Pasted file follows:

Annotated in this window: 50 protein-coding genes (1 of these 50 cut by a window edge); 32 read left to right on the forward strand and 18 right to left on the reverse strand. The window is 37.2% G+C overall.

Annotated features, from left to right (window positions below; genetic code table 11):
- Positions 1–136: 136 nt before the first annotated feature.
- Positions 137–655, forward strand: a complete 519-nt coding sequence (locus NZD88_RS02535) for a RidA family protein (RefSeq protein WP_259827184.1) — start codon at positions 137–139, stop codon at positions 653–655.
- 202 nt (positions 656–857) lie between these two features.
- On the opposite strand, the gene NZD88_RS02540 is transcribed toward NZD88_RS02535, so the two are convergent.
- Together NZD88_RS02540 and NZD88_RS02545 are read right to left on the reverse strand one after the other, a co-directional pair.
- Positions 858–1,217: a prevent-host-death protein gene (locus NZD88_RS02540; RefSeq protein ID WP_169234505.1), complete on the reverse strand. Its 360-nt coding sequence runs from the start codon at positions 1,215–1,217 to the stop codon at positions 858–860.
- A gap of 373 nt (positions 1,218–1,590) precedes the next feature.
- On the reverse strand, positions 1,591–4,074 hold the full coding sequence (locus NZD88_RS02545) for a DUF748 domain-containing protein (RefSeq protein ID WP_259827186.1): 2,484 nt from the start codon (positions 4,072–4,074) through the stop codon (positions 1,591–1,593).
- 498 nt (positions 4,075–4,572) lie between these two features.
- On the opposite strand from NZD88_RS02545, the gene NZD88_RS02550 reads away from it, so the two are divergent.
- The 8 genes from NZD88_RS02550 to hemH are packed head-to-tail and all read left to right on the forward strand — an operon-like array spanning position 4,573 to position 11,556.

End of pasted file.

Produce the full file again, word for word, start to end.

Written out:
Annotated in this window: 50 protein-coding genes (1 of these 50 cut by a window edge); 32 read left to right on the forward strand and 18 right to left on the reverse strand. The window is 37.2% G+C overall.

Annotated features, from left to right (window positions below; genetic code table 11):
- Positions 1–136: 136 nt before the first annotated feature.
- Positions 137–655, forward strand: a complete 519-nt coding sequence (locus NZD88_RS02535) for a RidA family protein (RefSeq protein WP_259827184.1) — start codon at positions 137–139, stop codon at positions 653–655.
- 202 nt (positions 656–857) lie between these two features.
- On the opposite strand, the gene NZD88_RS02540 is transcribed toward NZD88_RS02535, so the two are convergent.
- Together NZD88_RS02540 and NZD88_RS02545 are read right to left on the reverse strand one after the other, a co-directional pair.
- Positions 858–1,217: a prevent-host-death protein gene (locus NZD88_RS02540; RefSeq protein ID WP_169234505.1), complete on the reverse strand. Its 360-nt coding sequence runs from the start codon at positions 1,215–1,217 to the stop codon at positions 858–860.
- A gap of 373 nt (positions 1,218–1,590) precedes the next feature.
- On the reverse strand, positions 1,591–4,074 hold the full coding sequence (locus NZD88_RS02545) for a DUF748 domain-containing protein (RefSeq protein ID WP_259827186.1): 2,484 nt from the start codon (positions 4,072–4,074) through the stop codon (positions 1,591–1,593).
- 498 nt (positions 4,075–4,572) lie between these two features.
- On the opposite strand from NZD88_RS02545, the gene NZD88_RS02550 reads away from it, so the two are divergent.
- The 8 genes from NZD88_RS02550 to hemH are packed head-to-tail and all read left to right on the forward strand — an operon-like array spanning position 4,573 to position 11,556.